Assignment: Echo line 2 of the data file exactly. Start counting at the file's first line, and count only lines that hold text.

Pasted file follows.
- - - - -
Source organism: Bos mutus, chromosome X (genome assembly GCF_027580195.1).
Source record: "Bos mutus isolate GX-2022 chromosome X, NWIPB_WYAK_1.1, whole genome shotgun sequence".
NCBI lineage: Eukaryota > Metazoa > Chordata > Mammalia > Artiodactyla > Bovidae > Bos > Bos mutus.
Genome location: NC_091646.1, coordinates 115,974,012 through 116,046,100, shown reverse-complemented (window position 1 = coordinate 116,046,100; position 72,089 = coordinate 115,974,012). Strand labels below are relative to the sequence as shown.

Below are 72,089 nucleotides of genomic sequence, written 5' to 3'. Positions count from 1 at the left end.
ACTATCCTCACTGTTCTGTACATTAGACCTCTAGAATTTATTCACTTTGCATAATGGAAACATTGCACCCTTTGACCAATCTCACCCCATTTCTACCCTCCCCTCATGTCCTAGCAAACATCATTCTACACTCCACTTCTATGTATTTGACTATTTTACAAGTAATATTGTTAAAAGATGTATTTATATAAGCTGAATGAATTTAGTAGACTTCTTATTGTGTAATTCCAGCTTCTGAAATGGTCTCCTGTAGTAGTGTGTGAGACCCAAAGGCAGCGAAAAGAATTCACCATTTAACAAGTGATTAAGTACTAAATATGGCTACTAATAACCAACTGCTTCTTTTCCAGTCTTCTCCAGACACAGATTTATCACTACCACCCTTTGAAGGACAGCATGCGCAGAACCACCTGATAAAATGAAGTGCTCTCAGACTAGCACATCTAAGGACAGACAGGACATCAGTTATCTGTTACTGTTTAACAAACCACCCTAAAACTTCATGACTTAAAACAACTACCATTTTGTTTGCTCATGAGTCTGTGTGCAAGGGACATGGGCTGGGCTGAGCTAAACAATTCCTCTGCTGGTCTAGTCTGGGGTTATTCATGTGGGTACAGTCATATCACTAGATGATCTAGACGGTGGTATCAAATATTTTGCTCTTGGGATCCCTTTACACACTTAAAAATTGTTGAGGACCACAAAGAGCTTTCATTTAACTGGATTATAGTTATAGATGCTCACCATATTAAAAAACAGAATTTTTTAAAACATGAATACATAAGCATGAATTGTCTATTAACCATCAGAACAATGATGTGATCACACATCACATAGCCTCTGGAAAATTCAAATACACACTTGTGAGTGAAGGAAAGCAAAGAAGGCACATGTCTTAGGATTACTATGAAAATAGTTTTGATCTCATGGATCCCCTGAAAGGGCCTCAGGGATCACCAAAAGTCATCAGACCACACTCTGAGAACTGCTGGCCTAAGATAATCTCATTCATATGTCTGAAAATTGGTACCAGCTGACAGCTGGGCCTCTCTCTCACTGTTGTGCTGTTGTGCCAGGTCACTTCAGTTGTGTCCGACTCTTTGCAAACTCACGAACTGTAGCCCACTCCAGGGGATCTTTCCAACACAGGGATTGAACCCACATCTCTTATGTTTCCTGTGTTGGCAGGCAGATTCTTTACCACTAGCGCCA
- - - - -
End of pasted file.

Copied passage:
Source record: "Bos mutus isolate GX-2022 chromosome X, NWIPB_WYAK_1.1, whole genome shotgun sequence".